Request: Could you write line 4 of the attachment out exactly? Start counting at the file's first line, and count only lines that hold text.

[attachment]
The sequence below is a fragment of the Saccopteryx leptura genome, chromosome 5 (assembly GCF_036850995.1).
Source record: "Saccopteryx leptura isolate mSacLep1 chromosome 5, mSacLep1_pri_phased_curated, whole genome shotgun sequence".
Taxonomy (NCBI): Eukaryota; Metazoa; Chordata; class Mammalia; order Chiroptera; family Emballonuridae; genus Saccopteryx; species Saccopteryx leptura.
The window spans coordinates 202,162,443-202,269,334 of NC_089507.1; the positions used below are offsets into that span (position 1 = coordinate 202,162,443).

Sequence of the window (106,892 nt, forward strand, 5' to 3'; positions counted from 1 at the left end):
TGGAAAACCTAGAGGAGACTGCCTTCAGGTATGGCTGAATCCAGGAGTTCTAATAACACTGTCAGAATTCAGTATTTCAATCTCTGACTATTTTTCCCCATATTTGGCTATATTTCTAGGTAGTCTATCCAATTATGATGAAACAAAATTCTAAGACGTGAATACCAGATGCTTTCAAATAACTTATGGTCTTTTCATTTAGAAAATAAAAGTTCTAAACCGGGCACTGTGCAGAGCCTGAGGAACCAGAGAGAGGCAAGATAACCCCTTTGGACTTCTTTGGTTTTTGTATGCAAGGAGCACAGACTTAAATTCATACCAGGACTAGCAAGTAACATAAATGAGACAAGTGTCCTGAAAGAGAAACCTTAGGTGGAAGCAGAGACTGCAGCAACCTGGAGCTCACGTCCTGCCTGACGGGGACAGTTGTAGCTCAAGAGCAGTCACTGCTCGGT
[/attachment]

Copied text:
The window spans coordinates 202,162,443-202,269,334 of NC_089507.1; the positions used below are offsets into that span (position 1 = coordinate 202,162,443).